Issue #12589 has been updated by vmakarov (Vladimir Makarov).


subtileos (Daniel Ferreira) wrote:
> Hi Vladimir,
>  
>  
>  On Tue, Mar 28, 2017 at 4:26 AM,  <vmakarov / redhat.com> wrote:
>  
>  >   You can find the code on
>  > https://github.com/vnmakarov/ruby/tree/rtl_mjit_branch.  Please, read
>  > file README.md about the project first.
>  >
>  
>  Thank you very much for this post.

You are welcomed.

>  That README is priceless.
>  It is wonderful the kind of work you are doing with such a degree of
>  entry level details.
>  I believe that ruby core gets a lot from public posts like yours.
>  This sort of posts and PR's are the ones that I miss sometimes in
>  order to be able to understand in better detail the why's of doing
>  something in one way or another in terms of ruby core implementation.
>  
>  
>  > The HEAD of the branch
>  > https://github.com/vnmakarov/ruby/tree/rtl_mjit_branch_base (currently
>  > trunk as of Jan) is and will be always the last merge point of branch
>  > rtl_mjit_branch with the trunk.  To see all changes (the patch is big,
>  > more 20K lines), you can use the following link
>  >
>  > https://github.com/vnmakarov/ruby/compare/rtl_mjit_branch_base...rtl_mjit_branch
>  
>  What kind of feedback are you looking forward to get?

  My approach to JIT is not traditional.  I believe that implementing JIT in MRI should be more evolutional to be successful.  The changes should be minimized but other ways should be still open.  My second choice would be a specialized JIT with 3-4 faster compilation speed like luajit but it is in order magnitude bigger project (probably even more) than the current approach and for sure has a bigger chance to fail at the end.  So the discussion of the current and other approaches would be helpful for me to better understand how reasonable my current approach is.

Another thing is to avoid a work duplication.  My very first post in this thread was to figure out if somebody is already working on something analogous.  I did not get an exact confirmation that I am doing a duplicative work.  So I went ahead with the project.

For people who works on a Ruby JIT openly or in secret, posting info about my project would be helpful.  At least my investigation of Oracle Graal and IBM OMR was very helpful.

Also I am pretty new to MRI sources (I started to work on it just about year ago).  I found that MRI lacks documentation and comments.  There is no document like GCC internals which could be helpful for a newbie.  So I might be doing stupid things which can be done easier and I might not be following some implicit source code policies.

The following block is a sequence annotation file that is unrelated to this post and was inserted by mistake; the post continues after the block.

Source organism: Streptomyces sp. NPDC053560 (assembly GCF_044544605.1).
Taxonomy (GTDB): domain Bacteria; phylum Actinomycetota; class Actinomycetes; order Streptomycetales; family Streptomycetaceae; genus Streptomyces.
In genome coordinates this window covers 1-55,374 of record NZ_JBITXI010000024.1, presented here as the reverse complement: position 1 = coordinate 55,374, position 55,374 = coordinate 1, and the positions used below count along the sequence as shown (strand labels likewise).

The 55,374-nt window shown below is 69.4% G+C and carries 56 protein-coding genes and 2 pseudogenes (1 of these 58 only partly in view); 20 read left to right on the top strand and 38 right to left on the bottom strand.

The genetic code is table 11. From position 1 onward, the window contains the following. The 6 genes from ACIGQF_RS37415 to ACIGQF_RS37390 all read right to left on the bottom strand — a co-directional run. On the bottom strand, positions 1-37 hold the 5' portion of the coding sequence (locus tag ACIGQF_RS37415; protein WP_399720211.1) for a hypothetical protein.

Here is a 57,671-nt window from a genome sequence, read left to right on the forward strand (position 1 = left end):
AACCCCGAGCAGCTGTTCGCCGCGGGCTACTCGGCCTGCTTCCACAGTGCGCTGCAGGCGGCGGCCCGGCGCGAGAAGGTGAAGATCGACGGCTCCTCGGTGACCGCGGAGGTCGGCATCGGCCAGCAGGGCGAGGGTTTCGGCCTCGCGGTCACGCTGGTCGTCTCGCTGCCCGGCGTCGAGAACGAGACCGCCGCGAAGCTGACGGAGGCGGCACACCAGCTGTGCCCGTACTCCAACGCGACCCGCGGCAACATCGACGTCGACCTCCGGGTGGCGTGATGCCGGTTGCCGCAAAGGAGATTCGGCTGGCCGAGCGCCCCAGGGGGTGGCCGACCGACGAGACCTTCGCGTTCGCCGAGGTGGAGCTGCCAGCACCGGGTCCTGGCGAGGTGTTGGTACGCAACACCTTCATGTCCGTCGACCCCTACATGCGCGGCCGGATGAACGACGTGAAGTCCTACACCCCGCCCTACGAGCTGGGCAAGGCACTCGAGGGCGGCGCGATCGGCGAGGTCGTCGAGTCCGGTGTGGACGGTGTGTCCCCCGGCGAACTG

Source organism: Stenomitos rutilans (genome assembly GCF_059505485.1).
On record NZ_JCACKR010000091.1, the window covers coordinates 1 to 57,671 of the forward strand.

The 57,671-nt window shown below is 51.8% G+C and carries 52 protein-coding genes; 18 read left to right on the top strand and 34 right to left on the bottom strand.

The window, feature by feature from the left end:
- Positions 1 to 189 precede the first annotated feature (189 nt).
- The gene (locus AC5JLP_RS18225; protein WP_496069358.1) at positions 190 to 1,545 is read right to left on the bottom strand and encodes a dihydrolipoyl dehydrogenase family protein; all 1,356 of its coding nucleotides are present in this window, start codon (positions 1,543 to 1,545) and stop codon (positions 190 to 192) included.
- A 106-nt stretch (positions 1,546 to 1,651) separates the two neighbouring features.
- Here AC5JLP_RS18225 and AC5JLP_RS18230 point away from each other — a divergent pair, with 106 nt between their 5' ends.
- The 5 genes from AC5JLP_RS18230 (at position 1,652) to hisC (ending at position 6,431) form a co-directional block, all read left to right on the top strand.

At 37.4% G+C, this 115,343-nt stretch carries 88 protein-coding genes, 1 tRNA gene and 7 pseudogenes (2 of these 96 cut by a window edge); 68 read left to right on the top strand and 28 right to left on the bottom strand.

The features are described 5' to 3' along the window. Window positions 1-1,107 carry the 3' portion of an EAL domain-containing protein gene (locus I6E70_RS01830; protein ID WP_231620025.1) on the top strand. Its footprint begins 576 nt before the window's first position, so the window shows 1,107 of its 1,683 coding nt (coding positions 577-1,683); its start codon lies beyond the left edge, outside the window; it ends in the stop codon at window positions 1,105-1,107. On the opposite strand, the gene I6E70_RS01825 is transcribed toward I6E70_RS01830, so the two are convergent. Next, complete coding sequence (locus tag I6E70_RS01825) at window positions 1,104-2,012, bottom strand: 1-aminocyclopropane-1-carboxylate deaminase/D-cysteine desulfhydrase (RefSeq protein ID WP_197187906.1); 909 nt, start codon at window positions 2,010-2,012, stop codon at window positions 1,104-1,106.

>  Can I help in any way?
>  Is the goal to try to compile your branch and get specific information
>  from the generated ruby?
>  If so what kind of information?
> 

Trying the branch and informing what you like or don't like would be helpful.  It could be anything, e.g. insn names.  As I wrote RTL insns should work for serious Ruby programs.  I definitely can not say the same about JIT.  Still there is a chance that RTL breaks some code.  Also RTL code might be slower because not all edge cases are implemented with the same level optimization as stack code (e.g. multiple assignment) and some Ruby code can be better fit to the stack insns.  It would be interesting to see such code.

MJIT is at very early stages of development.  I think it will have a big chance to be successful if I achieve inlining on the path `RUBY->C->Ruby` for a reasonable compilation time.  But even implementing this will not speed some Ruby code considerably (e.g. floating point benchmarks can not be speed up without changing representation of double/VALUE in MRI).
 
 
>  >
>  >
>  > The project is still at very early stages.  I am planning to spend
>  > half of my work time on it at least for an year.  I'll decide what to
>  > do with the project in about year depending on where it is going to.
>  
>  In the README you explain very well all the surroundings around your
>  choices and the possibilities.

I omitted a few other pros and cons of the choices.

>  That makes me believe there may be space for collaboration from
>  someone that is willing to get deeper into the C level code.
>  If there is anyway I can be helpful please say so.
>
  
Thank you.  I guess if I get some considerable performance improvement, some help can be useful for more or less independent works.  But unfortunately, I am not at this stage yet.  I hope to get performance improvements I expect in a half year.

>  Once again thank you very much and keep up with your excellent
>  contribution making available to the rest of us the same level of
>  detail and conversation as much as possible.
>

Thank you for kind words, Daniel and Eric.
  
>  I was waiting a little bit to see the amount of reception this post
>  would have and surprisingly only Eric replied to you.
>  Why is that?

I think people need some time to evaluate the current state of the project and perspectives.  It is not a traditional approach to JIT.  This is what at least I would do myself.  There are a lot of details in the new code.  I would spend time to read sources to understand the approach better.  And usually the concerned people are very busy.  So it might need a few weeks.


----------------------------------------
Feature #12589: VM performance improvement proposal
https://bugs.ruby-lang.org/issues/12589#change-63989

* Author: vmakarov (Vladimir Makarov)
* Status: Open
* Priority: Normal
* Assignee: 
* Target version: 
----------------------------------------
  Hello.  I'd like to start a big MRI project but I don't want to
disrupt somebody else plans.  Therefore I'd like to have MRI
developer's opinion on the proposed project or information if somebody
is already working on an analogous project.

  Basically I want to improve overall MRI VM performance:

  * First of all, I'd like to change VM insns and move from
    **stack-based** insns to **register transfer** ones.  The idea behind
    it is to decrease VM dispatch overhead as approximately 2 times
    less RTL insns are necessary than stack based insns for the same
    program (for Ruby it is probably even less as a typical Ruby program
    contains a lot of method calls and the arguments are passed through